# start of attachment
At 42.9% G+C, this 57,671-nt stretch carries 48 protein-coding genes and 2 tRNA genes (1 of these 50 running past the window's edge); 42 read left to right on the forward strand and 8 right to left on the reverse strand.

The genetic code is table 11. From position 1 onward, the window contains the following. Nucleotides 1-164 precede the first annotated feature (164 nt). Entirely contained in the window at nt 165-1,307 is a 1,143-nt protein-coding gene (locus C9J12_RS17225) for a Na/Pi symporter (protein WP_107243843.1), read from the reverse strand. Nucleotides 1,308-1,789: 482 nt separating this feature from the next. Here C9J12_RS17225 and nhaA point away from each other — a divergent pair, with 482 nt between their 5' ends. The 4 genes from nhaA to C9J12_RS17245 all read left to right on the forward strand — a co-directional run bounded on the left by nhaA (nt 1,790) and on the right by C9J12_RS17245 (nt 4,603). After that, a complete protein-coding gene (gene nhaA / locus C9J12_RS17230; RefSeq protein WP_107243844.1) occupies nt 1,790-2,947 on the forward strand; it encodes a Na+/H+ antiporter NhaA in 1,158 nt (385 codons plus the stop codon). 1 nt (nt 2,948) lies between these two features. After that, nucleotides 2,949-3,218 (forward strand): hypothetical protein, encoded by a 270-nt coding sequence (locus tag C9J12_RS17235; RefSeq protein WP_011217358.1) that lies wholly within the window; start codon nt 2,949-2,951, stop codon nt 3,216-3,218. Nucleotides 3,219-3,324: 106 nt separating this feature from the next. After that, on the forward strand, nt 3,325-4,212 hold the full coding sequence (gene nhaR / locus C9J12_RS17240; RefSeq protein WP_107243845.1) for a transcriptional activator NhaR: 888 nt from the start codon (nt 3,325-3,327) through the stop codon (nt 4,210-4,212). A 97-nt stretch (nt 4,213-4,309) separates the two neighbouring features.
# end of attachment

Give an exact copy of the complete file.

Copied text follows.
At 42.9% G+C, this 57,671-nt stretch carries 48 protein-coding genes and 2 tRNA genes (1 of these 50 running past the window's edge); 42 read left to right on the forward strand and 8 right to left on the reverse strand.

The genetic code is table 11. From position 1 onward, the window contains the following. Nucleotides 1-164 precede the first annotated feature (164 nt). Entirely contained in the window at nt 165-1,307 is a 1,143-nt protein-coding gene (locus C9J12_RS17225) for a Na/Pi symporter (protein WP_107243843.1), read from the reverse strand. Nucleotides 1,308-1,789: 482 nt separating this feature from the next. Here C9J12_RS17225 and nhaA point away from each other — a divergent pair, with 482 nt between their 5' ends. The 4 genes from nhaA to C9J12_RS17245 all read left to right on the forward strand — a co-directional run bounded on the left by nhaA (nt 1,790) and on the right by C9J12_RS17245 (nt 4,603). After that, a complete protein-coding gene (gene nhaA / locus C9J12_RS17230; RefSeq protein WP_107243844.1) occupies nt 1,790-2,947 on the forward strand; it encodes a Na+/H+ antiporter NhaA in 1,158 nt (385 codons plus the stop codon). 1 nt (nt 2,948) lies between these two features. After that, nucleotides 2,949-3,218 (forward strand): hypothetical protein, encoded by a 270-nt coding sequence (locus tag C9J12_RS17235; RefSeq protein WP_011217358.1) that lies wholly within the window; start codon nt 2,949-2,951, stop codon nt 3,216-3,218. Nucleotides 3,219-3,324: 106 nt separating this feature from the next. After that, on the forward strand, nt 3,325-4,212 hold the full coding sequence (gene nhaR / locus C9J12_RS17240; RefSeq protein WP_107243845.1) for a transcriptional activator NhaR: 888 nt from the start codon (nt 3,325-3,327) through the stop codon (nt 4,210-4,212). A 97-nt stretch (nt 4,213-4,309) separates the two neighbouring features.